Hurkyll’s Recall – Sometimes 4 copies of Retract isn’t enough, having a 5th copy helps the chance of fizzling your combo, it can be cast through a chalice on 1 unlike retract, gives you resiliency through surgical extraction and also has fringe use in the format to combat decks like Affinity and Saheeli Combo (The Felidar Guardians copies are artifacts). This card is so important to the deck I’ll be adding an additional copy to my deck for the future.

Sunbaked Canyon/Horizon Canopy – More than most decks this deck is reliant on a very specific set up, and being able to draw cards from land drops is incredibly important.

Noxious Revival – Sometimes your combo will start to fizzle, being able to draw a retract by recycling it back to the top of your deck is awesome, and just in case somehow your 1 copy of Grapeshot ends up in the yard it’s nice to be able to rebuy it.

Simian Spirit Guide – This historically busted card allows us to nut draw a win on turn 1, however it’s mostly used by me to grab the extra mana for a repeal on hate cards or to cast Hurkyll’s when I otherwise wouldn’t be able to. Other decks run these alongside Rugged Prairie to try for the turn 1 win, but I prefer consistency over speed.

The combo itself is pretty self explanatory when it gets off the ground, the difficulty in piloting the deck is threefold; Mulligan decisions, knowing what turn you can go off and sideboarding.

Knowing what turn you can go off to me feels like a learned instinct but generally as long as you have all your pieces and don’t get disrupted you can win on turn 2. If your combo doesn’t work on turn 2 or you require a turn to set up, turn 3 is perfectly fine even in by the current meta’s speed. Don’t be disheartened if you do fizzle on turn two, the deck has so many ways to keep trying again. Puresteel Paladin is my prefered turn 2 combo creature, although the Equipments have to resolve to draw (nod to Chalice of the Void) it allows you to free equip everything to itself to give it a large toughness to beat some aggro and survive Lightning Bolts, and Paradise Mantle allows to to ensure even more mana is available to you for next turn.

Keeping Hands

Generally your opening hands need to contain the two main combo pieces (a creature and an equipment) and 2 lands to be considered keepable at the minimum, but I would like to see an Opal, some more Equipments or some bounce spells on top of that, so I mulligan very aggressively to sculpt this out, there isn’t really such thing as a value hand in this deck, although you can keep Equipment heavy hands as long as they have a castable creature.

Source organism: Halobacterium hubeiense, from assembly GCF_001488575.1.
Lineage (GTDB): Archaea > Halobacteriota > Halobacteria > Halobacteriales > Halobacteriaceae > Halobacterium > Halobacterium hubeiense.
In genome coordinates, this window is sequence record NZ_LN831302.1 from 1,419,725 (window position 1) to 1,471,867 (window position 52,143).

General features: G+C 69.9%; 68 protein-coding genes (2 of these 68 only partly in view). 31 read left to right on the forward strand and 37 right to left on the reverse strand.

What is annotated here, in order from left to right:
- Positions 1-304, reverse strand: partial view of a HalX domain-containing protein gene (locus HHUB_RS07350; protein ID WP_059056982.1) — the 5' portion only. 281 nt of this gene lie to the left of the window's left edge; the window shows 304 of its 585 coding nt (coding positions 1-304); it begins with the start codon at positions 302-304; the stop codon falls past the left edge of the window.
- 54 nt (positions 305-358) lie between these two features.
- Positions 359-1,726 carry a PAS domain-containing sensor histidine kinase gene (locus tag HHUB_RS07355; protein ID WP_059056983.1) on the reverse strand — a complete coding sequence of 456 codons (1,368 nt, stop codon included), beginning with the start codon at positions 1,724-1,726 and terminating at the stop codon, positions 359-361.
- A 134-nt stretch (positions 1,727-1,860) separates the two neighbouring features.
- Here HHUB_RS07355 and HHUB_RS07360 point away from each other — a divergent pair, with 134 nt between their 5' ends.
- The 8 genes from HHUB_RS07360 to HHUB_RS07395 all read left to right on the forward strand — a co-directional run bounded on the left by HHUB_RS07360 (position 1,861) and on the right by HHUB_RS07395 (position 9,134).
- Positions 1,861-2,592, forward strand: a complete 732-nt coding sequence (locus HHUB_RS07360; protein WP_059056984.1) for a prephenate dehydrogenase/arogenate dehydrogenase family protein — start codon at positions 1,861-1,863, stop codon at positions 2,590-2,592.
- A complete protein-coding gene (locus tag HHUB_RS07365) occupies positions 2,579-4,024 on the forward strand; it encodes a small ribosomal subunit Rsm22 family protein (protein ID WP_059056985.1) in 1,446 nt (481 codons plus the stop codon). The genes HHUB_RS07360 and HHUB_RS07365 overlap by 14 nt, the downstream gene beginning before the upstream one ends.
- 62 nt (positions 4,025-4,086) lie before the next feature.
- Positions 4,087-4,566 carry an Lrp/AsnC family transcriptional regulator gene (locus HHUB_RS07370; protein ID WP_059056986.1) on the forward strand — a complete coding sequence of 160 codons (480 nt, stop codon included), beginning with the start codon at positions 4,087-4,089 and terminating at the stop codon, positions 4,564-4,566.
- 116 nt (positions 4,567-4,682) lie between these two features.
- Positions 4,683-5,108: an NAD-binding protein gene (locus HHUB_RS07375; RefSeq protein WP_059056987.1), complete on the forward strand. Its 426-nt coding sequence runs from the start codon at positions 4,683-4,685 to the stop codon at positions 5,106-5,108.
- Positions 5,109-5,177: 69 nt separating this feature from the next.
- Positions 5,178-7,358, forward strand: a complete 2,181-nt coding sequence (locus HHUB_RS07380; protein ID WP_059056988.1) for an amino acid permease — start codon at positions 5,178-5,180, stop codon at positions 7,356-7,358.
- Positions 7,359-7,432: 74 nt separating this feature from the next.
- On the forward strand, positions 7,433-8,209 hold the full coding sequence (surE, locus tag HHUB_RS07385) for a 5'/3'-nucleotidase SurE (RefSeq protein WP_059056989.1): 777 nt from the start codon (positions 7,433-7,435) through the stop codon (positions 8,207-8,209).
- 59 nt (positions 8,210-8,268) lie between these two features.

Here’s some example hands to illustrate the decisions I make when choosing whether to mulligan.

((2x Sram, Senior Edificer, Paradise Mantle, Accorder’s Shield, Arid Mesa, Flooded Strand, Sunbaked Canyon.))

This hand has 2 Srams, now he is Legendary so the second copy is often useless, however in cases where the first one is removed it’s nice to have a back up, we also have 2 artifacts to draw some cards and the Lands needed to cast our spells. The third Land is disappointing as we only really need 2, but since the 3rd is a Sunbaked canyon we can cash it in for a card if we need to. I’d keep this hand.

((Sram, Senior Edificer, Puresteel Paladin, 2x Repeal, Accorder’s Shield, Paradise Mantle, Plains))

This Hand is a lot sketchier, we have a nice spread of combo pieces and a back up creature, however we only have 1 Land and it doesn’t produce blue mana, so this is a Mulligan.

((Puresteel Paladin, Grapeshot, Spidersilk Net, Paradise Mantle, Bone Saw, Sunbaked Canyon, Hallowed Fountain.))

This Hand has a creature and a few draws to get through with our artifacts, it has the Mana to cast our cards and the Grapeshot finisher. It’s a good hand and most of the time I would be inclined to keep it, however if it isn’t game 1 and you’re against a removal or hand disruption deck this might be a mulligan to try for a more resilient hand.


Sideboarding is probably the hardest part of playing the deck, but luckily the deck at the moment only has 4 sideboard cards. The deck can board out 3-4 cards but it’s difficult to take more than that out of the main because the combo is so important and requires so many different pieces.